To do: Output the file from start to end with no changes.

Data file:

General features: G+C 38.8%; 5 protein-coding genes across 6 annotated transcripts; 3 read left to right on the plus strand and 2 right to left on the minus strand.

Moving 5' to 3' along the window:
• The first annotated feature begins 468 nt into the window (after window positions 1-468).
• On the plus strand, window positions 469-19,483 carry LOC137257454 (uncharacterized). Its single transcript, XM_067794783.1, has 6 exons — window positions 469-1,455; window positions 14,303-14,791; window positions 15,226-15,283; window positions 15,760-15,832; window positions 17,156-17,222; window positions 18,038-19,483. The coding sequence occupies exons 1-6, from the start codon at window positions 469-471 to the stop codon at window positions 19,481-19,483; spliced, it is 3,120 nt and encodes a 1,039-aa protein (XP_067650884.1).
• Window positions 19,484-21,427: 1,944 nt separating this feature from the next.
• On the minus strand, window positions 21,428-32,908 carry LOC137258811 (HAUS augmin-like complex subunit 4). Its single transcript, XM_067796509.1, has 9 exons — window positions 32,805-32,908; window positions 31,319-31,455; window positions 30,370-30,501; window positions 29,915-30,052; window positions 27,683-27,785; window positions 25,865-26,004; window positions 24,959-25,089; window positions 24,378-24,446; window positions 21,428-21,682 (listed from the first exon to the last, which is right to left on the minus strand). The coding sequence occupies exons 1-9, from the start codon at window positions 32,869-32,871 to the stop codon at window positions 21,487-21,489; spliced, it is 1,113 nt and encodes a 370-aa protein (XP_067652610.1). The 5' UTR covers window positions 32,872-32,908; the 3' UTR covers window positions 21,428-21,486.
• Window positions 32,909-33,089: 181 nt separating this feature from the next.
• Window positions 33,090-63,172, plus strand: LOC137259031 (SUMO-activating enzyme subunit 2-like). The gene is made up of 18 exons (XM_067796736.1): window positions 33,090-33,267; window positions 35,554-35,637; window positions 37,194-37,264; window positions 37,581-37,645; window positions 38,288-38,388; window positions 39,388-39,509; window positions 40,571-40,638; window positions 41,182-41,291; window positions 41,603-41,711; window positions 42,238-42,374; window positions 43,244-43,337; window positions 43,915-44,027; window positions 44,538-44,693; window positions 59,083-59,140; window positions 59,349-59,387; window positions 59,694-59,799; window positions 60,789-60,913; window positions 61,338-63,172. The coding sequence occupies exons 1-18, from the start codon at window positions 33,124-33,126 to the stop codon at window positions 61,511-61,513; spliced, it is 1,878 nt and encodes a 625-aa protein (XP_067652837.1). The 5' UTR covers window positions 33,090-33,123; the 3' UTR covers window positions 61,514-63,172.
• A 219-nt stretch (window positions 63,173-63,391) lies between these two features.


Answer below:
General features: G+C 38.8%; 5 protein-coding genes across 6 annotated transcripts; 3 read left to right on the plus strand and 2 right to left on the minus strand.

Moving 5' to 3' along the window:
• The first annotated feature begins 468 nt into the window (after window positions 1-468).
• On the plus strand, window positions 469-19,483 carry LOC137257454 (uncharacterized). Its single transcript, XM_067794783.1, has 6 exons — window positions 469-1,455; window positions 14,303-14,791; window positions 15,226-15,283; window positions 15,760-15,832; window positions 17,156-17,222; window positions 18,038-19,483. The coding sequence occupies exons 1-6, from the start codon at window positions 469-471 to the stop codon at window positions 19,481-19,483; spliced, it is 3,120 nt and encodes a 1,039-aa protein (XP_067650884.1).
• Window positions 19,484-21,427: 1,944 nt separating this feature from the next.
• On the minus strand, window positions 21,428-32,908 carry LOC137258811 (HAUS augmin-like complex subunit 4). Its single transcript, XM_067796509.1, has 9 exons — window positions 32,805-32,908; window positions 31,319-31,455; window positions 30,370-30,501; window positions 29,915-30,052; window positions 27,683-27,785; window positions 25,865-26,004; window positions 24,959-25,089; window positions 24,378-24,446; window positions 21,428-21,682 (listed from the first exon to the last, which is right to left on the minus strand). The coding sequence occupies exons 1-9, from the start codon at window positions 32,869-32,871 to the stop codon at window positions 21,487-21,489; spliced, it is 1,113 nt and encodes a 370-aa protein (XP_067652610.1). The 5' UTR covers window positions 32,872-32,908; the 3' UTR covers window positions 21,428-21,486.
• Window positions 32,909-33,089: 181 nt separating this feature from the next.
• Window positions 33,090-63,172, plus strand: LOC137259031 (SUMO-activating enzyme subunit 2-like). The gene is made up of 18 exons (XM_067796736.1): window positions 33,090-33,267; window positions 35,554-35,637; window positions 37,194-37,264; window positions 37,581-37,645; window positions 38,288-38,388; window positions 39,388-39,509; window positions 40,571-40,638; window positions 41,182-41,291; window positions 41,603-41,711; window positions 42,238-42,374; window positions 43,244-43,337; window positions 43,915-44,027; window positions 44,538-44,693; window positions 59,083-59,140; window positions 59,349-59,387; window positions 59,694-59,799; window positions 60,789-60,913; window positions 61,338-63,172. The coding sequence occupies exons 1-18, from the start codon at window positions 33,124-33,126 to the stop codon at window positions 61,511-61,513; spliced, it is 1,878 nt and encodes a 625-aa protein (XP_067652837.1). The 5' UTR covers window positions 33,090-33,123; the 3' UTR covers window positions 61,514-63,172.
• A 219-nt stretch (window positions 63,173-63,391) lies between these two features.